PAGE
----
Then there’s the more complex issue of what happens when a work goes out of print, or is not otherwise readily available. While copyright owners legally have the right to make their work unavailable, it’s not clear to me how that provides a benefit to society. The Oatmeal has an interesting strip on this issue, which is one I’ll consider in more depth in a separate essay.

Now, where were we? Oh, that’s right. Why is okay to buy used copies of a book, or take them out from the library, when authors and publishers receive no direct compensation for those purchases or loans? And why is that ethically any different than illegal downloads? I guess that one response is that there is an intersection of rights, at least for used books: Authors have a right to be compensated for their work; owners of an object have a right to be able to resell that object without additional restrictions. Libraries help address multiple issues of availability: They ensure that materials are available even after authors decide not to distribute them, and they ensure that those who cannot afford to purchase such materials have access to them, both of which seem like ethically sound rationales.

I am incredibly fortunate that I can afford to buy books. I don’t need to use libraries, and my use of libraries benefits no one but me. Poeple selling used books may have a right to sell them, but they don’t have a right to purchasers. I think my son may be right, in some ways. I still think it is more ethical to borrow a book or buy a used book than to download it illegally (and I wouldn’t do the latter). Nonetheless, if a new copy is readily available at a reasonable price, it may make economic, but not ethical, sense for me to borrow or buy used. Damn.

But even if I buy new, very little of the money goes to the primary creator; there are way too many middlemen - the store, the book warehouse, the publisher, and more. For musicians I really like, I try to buy from their Websites or shows (or, in some cases, from their really small labels), since I think they get a higher percentage. For authors with small presses, I try to buy directly from the presses. I could also consider buying used and finding ways to send money directly to the creators.

I suppose I could say that it’s ethical for me to donate all of what I would spend on buying books to the library, and just borrow books from the library. That approach would provide similar compensation to authors and publishers, would give me access to the same books (I hope), and would also make more books available to more people. It would also make Michelle happy, since fewer books would appear in our house.

Perhaps I’ll try setting aside some funds each time I borrow a book from the library, and strive to borrow rather than to buy. After three months, I’ll see where that leaves me. I wonder if I can convince middle son to do the same.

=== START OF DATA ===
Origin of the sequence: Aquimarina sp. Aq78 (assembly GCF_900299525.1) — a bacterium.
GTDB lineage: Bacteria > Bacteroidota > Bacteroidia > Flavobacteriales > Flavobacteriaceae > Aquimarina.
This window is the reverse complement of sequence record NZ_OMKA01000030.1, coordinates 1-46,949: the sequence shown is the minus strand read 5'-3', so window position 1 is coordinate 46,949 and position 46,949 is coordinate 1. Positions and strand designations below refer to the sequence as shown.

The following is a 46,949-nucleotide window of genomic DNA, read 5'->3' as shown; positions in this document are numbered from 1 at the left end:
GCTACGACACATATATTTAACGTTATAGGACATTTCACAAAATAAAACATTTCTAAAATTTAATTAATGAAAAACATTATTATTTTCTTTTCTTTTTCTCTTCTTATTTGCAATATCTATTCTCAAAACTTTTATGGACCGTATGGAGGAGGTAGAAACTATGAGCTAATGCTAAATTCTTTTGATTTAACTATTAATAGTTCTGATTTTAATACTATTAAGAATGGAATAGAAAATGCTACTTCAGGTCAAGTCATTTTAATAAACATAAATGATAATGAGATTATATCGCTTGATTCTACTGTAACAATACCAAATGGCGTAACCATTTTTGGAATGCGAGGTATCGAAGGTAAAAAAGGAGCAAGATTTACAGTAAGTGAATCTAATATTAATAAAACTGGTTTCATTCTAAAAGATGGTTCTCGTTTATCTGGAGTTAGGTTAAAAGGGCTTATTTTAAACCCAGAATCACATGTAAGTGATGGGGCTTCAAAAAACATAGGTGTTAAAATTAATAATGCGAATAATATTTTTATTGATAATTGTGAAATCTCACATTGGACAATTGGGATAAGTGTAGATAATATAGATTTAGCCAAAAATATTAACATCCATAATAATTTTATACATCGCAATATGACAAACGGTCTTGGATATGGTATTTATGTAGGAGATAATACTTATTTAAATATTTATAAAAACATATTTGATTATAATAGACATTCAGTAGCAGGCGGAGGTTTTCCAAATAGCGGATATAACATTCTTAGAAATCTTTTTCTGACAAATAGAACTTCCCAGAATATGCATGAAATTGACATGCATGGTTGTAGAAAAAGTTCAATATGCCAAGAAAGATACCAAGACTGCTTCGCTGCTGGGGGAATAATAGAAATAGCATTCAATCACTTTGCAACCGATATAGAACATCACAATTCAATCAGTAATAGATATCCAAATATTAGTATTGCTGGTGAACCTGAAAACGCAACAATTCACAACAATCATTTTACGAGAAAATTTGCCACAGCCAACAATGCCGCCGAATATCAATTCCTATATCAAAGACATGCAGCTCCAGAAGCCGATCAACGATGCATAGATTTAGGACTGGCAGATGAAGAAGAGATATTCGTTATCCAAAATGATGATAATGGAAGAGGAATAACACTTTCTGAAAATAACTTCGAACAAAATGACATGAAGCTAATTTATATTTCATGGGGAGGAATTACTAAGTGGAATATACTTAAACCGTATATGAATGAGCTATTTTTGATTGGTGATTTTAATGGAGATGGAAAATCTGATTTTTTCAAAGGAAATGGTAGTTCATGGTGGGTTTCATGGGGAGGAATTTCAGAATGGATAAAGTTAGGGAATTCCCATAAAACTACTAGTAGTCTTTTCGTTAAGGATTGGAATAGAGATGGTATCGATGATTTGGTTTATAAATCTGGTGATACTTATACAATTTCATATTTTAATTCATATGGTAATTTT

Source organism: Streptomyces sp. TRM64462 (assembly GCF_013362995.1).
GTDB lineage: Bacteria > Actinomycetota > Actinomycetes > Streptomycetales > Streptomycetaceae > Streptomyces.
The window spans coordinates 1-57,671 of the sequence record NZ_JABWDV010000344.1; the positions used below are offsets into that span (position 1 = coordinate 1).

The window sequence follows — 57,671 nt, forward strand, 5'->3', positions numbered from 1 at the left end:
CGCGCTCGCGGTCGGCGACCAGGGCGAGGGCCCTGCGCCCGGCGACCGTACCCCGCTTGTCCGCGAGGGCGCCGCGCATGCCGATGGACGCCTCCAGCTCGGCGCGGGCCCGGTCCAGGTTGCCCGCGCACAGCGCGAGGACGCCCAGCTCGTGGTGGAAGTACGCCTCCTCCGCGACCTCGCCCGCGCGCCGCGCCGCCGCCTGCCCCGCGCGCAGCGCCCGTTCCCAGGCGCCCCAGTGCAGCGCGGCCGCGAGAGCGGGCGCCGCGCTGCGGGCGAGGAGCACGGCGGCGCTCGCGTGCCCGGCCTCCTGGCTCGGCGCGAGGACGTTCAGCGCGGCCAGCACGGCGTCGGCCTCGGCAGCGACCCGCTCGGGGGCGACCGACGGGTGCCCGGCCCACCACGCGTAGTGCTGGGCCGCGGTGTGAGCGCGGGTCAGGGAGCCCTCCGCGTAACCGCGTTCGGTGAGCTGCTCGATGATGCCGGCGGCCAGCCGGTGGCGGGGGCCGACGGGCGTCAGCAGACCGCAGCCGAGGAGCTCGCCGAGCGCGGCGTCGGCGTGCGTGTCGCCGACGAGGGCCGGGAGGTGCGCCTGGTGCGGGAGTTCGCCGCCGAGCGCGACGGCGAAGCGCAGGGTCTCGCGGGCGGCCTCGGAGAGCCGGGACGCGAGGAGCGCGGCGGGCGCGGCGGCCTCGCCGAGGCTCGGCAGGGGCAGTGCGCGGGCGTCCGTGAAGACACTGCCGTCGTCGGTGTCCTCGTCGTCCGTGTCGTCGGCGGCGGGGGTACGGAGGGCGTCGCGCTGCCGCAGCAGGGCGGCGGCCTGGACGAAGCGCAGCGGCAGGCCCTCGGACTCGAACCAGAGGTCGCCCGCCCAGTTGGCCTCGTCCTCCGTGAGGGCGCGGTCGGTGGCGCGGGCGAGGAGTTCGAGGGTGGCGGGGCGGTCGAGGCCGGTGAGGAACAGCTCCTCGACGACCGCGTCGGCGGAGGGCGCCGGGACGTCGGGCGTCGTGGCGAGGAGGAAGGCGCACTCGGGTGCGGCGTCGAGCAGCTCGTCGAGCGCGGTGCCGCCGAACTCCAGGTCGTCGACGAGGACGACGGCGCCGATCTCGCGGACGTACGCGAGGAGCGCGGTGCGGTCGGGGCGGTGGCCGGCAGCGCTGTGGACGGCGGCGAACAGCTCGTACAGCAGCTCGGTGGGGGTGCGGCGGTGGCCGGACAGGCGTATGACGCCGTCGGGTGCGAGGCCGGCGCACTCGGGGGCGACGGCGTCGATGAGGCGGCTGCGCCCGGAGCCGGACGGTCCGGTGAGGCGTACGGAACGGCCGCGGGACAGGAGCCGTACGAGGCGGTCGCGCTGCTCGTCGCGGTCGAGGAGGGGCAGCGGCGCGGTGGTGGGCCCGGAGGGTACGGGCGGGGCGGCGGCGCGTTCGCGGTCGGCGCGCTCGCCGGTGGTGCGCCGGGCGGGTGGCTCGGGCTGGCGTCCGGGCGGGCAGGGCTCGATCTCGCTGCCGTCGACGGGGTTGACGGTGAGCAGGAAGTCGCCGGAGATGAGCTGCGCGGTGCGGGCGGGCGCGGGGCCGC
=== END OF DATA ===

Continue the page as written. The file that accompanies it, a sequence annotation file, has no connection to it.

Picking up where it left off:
[1] I wrote the disclaimer first [2]. I could be wrong; it could be that this is a simple topic. However, I think not [3].

[2] Yes, I do go back and edit my texts. But it felt like this disclaimer should stay, no matter what.

[3] Now that I’ve finished writing the essay, I find it even more complex.

[4] That assumes, of course, that I actually receive comments [5].

[5] Is that intended to encourage people to comment? Perhaps. I really do want to hear what others think about this issue [6,7].

[6] If I were a more responsible thinker, I’d probably do some more research on what others say about this issue, rather than just relying on my friends. So, maybe I’ll write a followup whether or not I receive comments. I’d rather do some less-informed thinking before I go on to seeing what appears in the literature on this issue.

[7] This question would be one that I would have really enjoyed talking to Richard Fyffe about. I really miss him, and not just for that reason.

[8] Or the author’s estate, in this case.

[9] More likely, there’s a distribution of how many times a book gets resold.

[10] Or, once again, there’s a probability distribution of how many times it will get loaned [11].

[11] Actually, neither distribution may matter. It may be that all we need for the model is how many books get sold. I’ll leave the full details to the economists.

[12] There are too many textbooks at the $200 or $300 level.

[14] I did say that publishers come up with new editions. However, there are also a reasonably large number of textbooks that have not changed in a decade and still command prices of over $100. For example, the textbook they use for PChem was last updated in 1997 and still lists for $130. Surprisingly, the market for that book is such that used copies also cost close to that much.

[15] Cormen, Leiserson, Rivest, and Stein, Algorithms, 3rd edition. It’s 1300+ pages of dense and carefully written text, and only about $80 on Amazon.

[16] Yes, I know that Cliff worked hard, too. But I remember Tom’s huge effort to create an excellent index, among other things.

Version 1.0 of 2017-01-27.